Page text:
The Department of Chemistry and Biotechnology of TalTech held an energy conservation challenge in the final months of the year to adopt greener practices in the daily work of the laboratories and reduce the energy consumption of the department. As a result of the challenge, its energy consumption decreased by 10–15% in November and December compared to previous months and the same period in past years. How did they do it?
Eight research teams took part in the challenge, sharing many good practices with each other and with other research teams; at the end of the challenge, comprehensive reports were submitted on the measures implemented and future plans. In search of energy conservation possibilities, the energy consumption of many devices was measured in three work modes to find optimal solutions, meetings were set up in rooms with windows during daylight hours, and labels and stickers were put up all over the department to remind people to save energy. However, the challenge also included conservation options that are difficult to measure; for example, replacing external doors and windows that let in cold would be wise. Director of the Department Pirjo Spuul notes that because energy-saving signs are displayed throughout the department’s premises, all staff are aware of the need to save energy, not just the research teams involved in the challenge, so the impact is greater.
The lion’s share of the savings was related to all kinds of devices. It seems elementary to unplug all back-up devices from the wall while they are on stand-by and to always switch off all equipment when not in use, yet it is surprisingly rarely done. That is why many laboratory devices were labelled with stickers reminding to switch them off during the challenge. In case of electricity with stock exchange price, it is also a good idea to keep an eye on Elektrikell and, if possible, to schedule energy-intensive procedures for cheaper hours. True, it will not save energy, but it will save money. There are also other ways to conserve energy.
For example, work with fume hoods has been reorganised. Some are set up as storage cupboards for chemicals that need to be in a ventilated cupboard and others are used for work with hazardous chemicals. When they are no longer needed, the chemicals are placed in the cupboard for storage and the ventilation in the other cupboard is switched off. In case of all kinds of equipment, cooperation, sharing, and being better acquainted with the equipment will have a beneficial effect.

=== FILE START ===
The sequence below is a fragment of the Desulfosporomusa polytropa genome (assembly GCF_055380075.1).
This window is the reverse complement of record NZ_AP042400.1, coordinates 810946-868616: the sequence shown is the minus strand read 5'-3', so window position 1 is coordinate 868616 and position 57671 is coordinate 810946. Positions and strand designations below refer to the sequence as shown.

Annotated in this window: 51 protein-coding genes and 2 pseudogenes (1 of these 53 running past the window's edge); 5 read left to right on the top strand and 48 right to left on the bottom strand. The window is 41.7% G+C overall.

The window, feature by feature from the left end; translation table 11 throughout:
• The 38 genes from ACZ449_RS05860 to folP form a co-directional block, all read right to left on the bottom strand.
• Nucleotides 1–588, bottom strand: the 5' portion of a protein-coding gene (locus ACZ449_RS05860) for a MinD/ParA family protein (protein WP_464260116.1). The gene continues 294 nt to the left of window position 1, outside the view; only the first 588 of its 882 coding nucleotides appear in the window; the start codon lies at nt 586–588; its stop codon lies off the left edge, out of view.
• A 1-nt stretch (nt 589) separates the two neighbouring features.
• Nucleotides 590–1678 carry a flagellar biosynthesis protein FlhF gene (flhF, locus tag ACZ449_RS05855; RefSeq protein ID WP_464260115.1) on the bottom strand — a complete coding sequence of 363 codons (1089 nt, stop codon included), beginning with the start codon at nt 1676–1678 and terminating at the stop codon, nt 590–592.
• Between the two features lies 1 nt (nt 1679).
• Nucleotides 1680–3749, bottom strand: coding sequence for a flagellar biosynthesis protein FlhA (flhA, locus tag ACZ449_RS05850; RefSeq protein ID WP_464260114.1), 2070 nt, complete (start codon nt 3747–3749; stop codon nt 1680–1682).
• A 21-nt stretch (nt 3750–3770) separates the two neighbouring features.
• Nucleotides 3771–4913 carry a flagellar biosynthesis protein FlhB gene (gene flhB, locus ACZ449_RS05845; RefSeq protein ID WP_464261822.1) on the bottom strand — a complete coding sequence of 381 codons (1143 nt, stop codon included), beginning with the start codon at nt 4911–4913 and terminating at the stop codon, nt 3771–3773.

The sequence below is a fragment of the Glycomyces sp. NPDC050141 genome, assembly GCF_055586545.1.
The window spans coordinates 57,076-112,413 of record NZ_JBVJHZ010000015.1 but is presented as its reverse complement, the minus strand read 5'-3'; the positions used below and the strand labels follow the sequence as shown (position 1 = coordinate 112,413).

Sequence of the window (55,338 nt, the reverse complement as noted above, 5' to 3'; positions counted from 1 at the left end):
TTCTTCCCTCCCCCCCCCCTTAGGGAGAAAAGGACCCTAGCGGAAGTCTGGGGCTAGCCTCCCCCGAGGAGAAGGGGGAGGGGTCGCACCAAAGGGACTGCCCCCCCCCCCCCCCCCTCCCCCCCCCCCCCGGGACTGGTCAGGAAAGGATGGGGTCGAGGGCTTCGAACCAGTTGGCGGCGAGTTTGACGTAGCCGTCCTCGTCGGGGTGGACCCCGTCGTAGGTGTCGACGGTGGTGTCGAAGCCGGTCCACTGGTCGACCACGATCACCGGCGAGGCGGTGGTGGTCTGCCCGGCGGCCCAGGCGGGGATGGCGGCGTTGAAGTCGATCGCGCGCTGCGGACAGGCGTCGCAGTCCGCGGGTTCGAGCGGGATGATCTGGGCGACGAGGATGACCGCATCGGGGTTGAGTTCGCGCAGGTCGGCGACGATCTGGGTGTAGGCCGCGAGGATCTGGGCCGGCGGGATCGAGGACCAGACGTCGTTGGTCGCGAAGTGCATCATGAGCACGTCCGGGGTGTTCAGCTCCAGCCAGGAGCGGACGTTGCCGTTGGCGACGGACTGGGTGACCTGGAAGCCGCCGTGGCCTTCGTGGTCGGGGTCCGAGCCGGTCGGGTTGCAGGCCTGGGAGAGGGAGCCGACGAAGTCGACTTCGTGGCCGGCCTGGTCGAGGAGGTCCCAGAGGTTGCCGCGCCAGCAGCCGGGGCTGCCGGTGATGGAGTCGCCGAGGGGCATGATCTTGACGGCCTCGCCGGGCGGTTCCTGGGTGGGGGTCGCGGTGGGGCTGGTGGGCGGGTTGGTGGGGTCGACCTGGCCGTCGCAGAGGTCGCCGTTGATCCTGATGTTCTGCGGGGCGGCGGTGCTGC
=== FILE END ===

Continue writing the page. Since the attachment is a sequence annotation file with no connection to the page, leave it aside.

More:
Similarly, refrigerators and freezers were checked. First, the energy consumption of freezers was measured before and after defrosting and the numbers speak for themselves. A freezer with a lot of ice build-up uses 5% more energy. Wherever possible, the temperature of ULT freezers was raised from -80 degrees to -70 degrees, reducing the amount of energy used by almost 30%! The gold standard of freezer use is to think carefully about what to take out/put in, so that the door would stay open as little as possible. However, this requires that a good system is in place. This is important for both refrigerators and freezers, in the laboratory and at home. Re-using ice is also helpful – instead of pouring away used ice after experiments, it can be put back in the freezer for colleagues to use without having to make new ice.
According to Spuul, the energy conservation challenge has led to a positive change in the department and a step closer to a sustainable laboratory culture. Awareness has increased among both the challenge participants and other staff so this is just the beginning – energy conservation will be increasingly important in the future. ‘The participants pointed out that saving energy should be a pleasant lifestyle which requires mindfulness of one’s actions and finding new opportunities and ways to use energy more efficiently at work and at home,’ Spuul says.
The Energy Conservation Challenge 2022 of the Department of Chemistry and Biotechnology was won by the neurological laboratory led by Professor Tõnis Timmusk. The neurological laboratory initiated most of the changes and good practices not only in the research group but in many parts of the institute, in public laboratories, and in work spaces.
Following the challenge, the department also formulated good practices of energy conservation, which will hopefully be implemented by other research teams and not only the ones participating in the challenge.
Best practices of energy conservation at the Department of Chemistry and Biotechnology:
- turning off unnecessary lights in laboratories and corridors;
- switching off equipment not in use;
- turning off computer screens that are not in use;
- strict control of the status of fume hoods and their front panel positions;
- setting the temperature of many -80°C freezers to -70°C;
- cleaning and reorganising refrigerators and freezers;
- storing samples at room temperature if possible;
- an up-to-date list of chemicals to avoid over-buying;
- optimising the use of shared equipment;
- reminders and signs to raise awareness;
- using stairs instead of lifts – burn calories, not electricity;
- using ultrapure water only when necessary;
- smarter and better planned waste management.